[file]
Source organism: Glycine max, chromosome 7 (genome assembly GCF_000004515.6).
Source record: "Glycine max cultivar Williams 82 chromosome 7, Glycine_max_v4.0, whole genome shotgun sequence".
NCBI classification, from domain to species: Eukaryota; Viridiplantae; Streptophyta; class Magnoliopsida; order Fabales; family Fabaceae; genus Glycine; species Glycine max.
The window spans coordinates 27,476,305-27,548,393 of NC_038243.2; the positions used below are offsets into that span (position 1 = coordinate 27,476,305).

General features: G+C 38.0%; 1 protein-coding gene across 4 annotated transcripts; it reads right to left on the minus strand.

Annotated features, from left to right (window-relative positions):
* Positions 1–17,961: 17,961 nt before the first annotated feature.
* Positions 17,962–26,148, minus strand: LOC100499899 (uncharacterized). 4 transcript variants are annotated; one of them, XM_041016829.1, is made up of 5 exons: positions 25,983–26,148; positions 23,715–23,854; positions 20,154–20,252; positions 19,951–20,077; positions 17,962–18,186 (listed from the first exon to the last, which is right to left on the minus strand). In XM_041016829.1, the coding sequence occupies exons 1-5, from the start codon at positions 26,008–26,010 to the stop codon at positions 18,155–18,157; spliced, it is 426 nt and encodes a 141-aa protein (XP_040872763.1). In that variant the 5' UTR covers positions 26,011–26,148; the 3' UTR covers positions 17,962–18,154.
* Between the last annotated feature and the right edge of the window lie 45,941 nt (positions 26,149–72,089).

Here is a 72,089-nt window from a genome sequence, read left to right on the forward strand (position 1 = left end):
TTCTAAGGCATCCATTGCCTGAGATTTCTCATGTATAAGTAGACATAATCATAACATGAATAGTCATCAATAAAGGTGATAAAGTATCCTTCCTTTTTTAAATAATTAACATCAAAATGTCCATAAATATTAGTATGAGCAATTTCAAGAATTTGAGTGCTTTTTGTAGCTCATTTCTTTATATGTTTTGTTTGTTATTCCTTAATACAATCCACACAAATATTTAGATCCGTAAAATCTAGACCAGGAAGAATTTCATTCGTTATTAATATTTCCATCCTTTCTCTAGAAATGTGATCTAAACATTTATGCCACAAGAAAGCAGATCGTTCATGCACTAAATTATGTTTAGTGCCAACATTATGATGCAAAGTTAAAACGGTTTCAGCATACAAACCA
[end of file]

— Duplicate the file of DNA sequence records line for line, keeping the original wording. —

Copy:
Source organism: Glycine max, chromosome 7 (genome assembly GCF_000004515.6).
Source record: "Glycine max cultivar Williams 82 chromosome 7, Glycine_max_v4.0, whole genome shotgun sequence".
NCBI classification, from domain to species: Eukaryota; Viridiplantae; Streptophyta; class Magnoliopsida; order Fabales; family Fabaceae; genus Glycine; species Glycine max.
The window spans coordinates 27,476,305-27,548,393 of NC_038243.2; the positions used below are offsets into that span (position 1 = coordinate 27,476,305).

General features: G+C 38.0%; 1 protein-coding gene across 4 annotated transcripts; it reads right to left on the minus strand.

Annotated features, from left to right (window-relative positions):
* Positions 1–17,961: 17,961 nt before the first annotated feature.
* Positions 17,962–26,148, minus strand: LOC100499899 (uncharacterized). 4 transcript variants are annotated; one of them, XM_041016829.1, is made up of 5 exons: positions 25,983–26,148; positions 23,715–23,854; positions 20,154–20,252; positions 19,951–20,077; positions 17,962–18,186 (listed from the first exon to the last, which is right to left on the minus strand). In XM_041016829.1, the coding sequence occupies exons 1-5, from the start codon at positions 26,008–26,010 to the stop codon at positions 18,155–18,157; spliced, it is 426 nt and encodes a 141-aa protein (XP_040872763.1). In that variant the 5' UTR covers positions 26,011–26,148; the 3' UTR covers positions 17,962–18,154.
* Between the last annotated feature and the right edge of the window lie 45,941 nt (positions 26,149–72,089).

Here is a 72,089-nt window from a genome sequence, read left to right on the forward strand (position 1 = left end):
TTCTAAGGCATCCATTGCCTGAGATTTCTCATGTATAAGTAGACATAATCATAACATGAATAGTCATCAATAAAGGTGATAAAGTATCCTTCCTTTTTTAAATAATTAACATCAAAATGTCCATAAATATTAGTATGAGCAATTTCAAGAATTTGAGTGCTTTTTGTAGCTCATTTCTTTATATGTTTTGTTTGTTATTCCTTAATACAATCCACACAAATATTTAGATCCGTAAAATCTAGACCAGGAAGAATTTCATTCGTTATTAATATTTCCATCCTTTCTCTAGAAATGTGATCTAAACATTTATGCCACAAGAAAGCAGATCGTTCATGCACTAAATTATGTTTAGTGCCAACATTATGATGCAAAGTTAAAACGGTTTCAGCATACAAACCA